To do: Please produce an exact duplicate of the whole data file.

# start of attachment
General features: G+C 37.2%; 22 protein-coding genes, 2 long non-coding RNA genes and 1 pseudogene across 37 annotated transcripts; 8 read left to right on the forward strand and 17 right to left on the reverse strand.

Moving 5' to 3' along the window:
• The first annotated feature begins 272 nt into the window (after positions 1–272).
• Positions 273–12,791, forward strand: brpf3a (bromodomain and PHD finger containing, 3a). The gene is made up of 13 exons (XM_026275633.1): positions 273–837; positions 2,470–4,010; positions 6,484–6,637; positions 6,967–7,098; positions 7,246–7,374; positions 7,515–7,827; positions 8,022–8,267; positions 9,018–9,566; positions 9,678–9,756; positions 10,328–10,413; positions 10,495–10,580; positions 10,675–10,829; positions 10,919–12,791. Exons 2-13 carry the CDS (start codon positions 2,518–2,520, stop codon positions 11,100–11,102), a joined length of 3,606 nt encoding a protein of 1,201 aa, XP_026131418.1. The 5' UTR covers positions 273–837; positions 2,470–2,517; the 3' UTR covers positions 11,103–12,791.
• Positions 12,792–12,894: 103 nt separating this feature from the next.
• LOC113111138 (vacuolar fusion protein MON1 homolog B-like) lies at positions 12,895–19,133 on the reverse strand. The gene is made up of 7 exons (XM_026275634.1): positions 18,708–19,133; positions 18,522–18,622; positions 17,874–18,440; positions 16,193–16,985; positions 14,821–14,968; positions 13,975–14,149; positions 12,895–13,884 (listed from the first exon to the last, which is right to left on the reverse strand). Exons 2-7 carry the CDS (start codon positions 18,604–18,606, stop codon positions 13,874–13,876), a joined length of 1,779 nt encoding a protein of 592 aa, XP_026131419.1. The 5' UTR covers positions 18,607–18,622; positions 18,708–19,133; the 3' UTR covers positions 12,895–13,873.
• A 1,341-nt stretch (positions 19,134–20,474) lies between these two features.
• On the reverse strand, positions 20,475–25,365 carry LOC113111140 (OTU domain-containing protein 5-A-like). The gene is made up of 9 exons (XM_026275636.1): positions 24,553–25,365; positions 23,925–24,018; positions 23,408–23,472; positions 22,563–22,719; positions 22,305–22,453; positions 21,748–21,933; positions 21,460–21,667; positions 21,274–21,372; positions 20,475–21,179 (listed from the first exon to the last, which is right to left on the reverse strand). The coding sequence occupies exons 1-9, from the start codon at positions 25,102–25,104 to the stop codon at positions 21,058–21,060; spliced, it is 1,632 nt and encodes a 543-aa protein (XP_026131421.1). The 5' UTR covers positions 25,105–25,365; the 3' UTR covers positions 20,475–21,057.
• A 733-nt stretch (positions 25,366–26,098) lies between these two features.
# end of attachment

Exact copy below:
General features: G+C 37.2%; 22 protein-coding genes, 2 long non-coding RNA genes and 1 pseudogene across 37 annotated transcripts; 8 read left to right on the forward strand and 17 right to left on the reverse strand.

Moving 5' to 3' along the window:
• The first annotated feature begins 272 nt into the window (after positions 1–272).
• Positions 273–12,791, forward strand: brpf3a (bromodomain and PHD finger containing, 3a). The gene is made up of 13 exons (XM_026275633.1): positions 273–837; positions 2,470–4,010; positions 6,484–6,637; positions 6,967–7,098; positions 7,246–7,374; positions 7,515–7,827; positions 8,022–8,267; positions 9,018–9,566; positions 9,678–9,756; positions 10,328–10,413; positions 10,495–10,580; positions 10,675–10,829; positions 10,919–12,791. Exons 2-13 carry the CDS (start codon positions 2,518–2,520, stop codon positions 11,100–11,102), a joined length of 3,606 nt encoding a protein of 1,201 aa, XP_026131418.1. The 5' UTR covers positions 273–837; positions 2,470–2,517; the 3' UTR covers positions 11,103–12,791.
• Positions 12,792–12,894: 103 nt separating this feature from the next.
• LOC113111138 (vacuolar fusion protein MON1 homolog B-like) lies at positions 12,895–19,133 on the reverse strand. The gene is made up of 7 exons (XM_026275634.1): positions 18,708–19,133; positions 18,522–18,622; positions 17,874–18,440; positions 16,193–16,985; positions 14,821–14,968; positions 13,975–14,149; positions 12,895–13,884 (listed from the first exon to the last, which is right to left on the reverse strand). Exons 2-7 carry the CDS (start codon positions 18,604–18,606, stop codon positions 13,874–13,876), a joined length of 1,779 nt encoding a protein of 592 aa, XP_026131419.1. The 5' UTR covers positions 18,607–18,622; positions 18,708–19,133; the 3' UTR covers positions 12,895–13,873.
• A 1,341-nt stretch (positions 19,134–20,474) lies between these two features.
• On the reverse strand, positions 20,475–25,365 carry LOC113111140 (OTU domain-containing protein 5-A-like). The gene is made up of 9 exons (XM_026275636.1): positions 24,553–25,365; positions 23,925–24,018; positions 23,408–23,472; positions 22,563–22,719; positions 22,305–22,453; positions 21,748–21,933; positions 21,460–21,667; positions 21,274–21,372; positions 20,475–21,179 (listed from the first exon to the last, which is right to left on the reverse strand). The coding sequence occupies exons 1-9, from the start codon at positions 25,102–25,104 to the stop codon at positions 21,058–21,060; spliced, it is 1,632 nt and encodes a 543-aa protein (XP_026131421.1). The 5' UTR covers positions 25,105–25,365; the 3' UTR covers positions 20,475–21,057.
• A 733-nt stretch (positions 25,366–26,098) lies between these two features.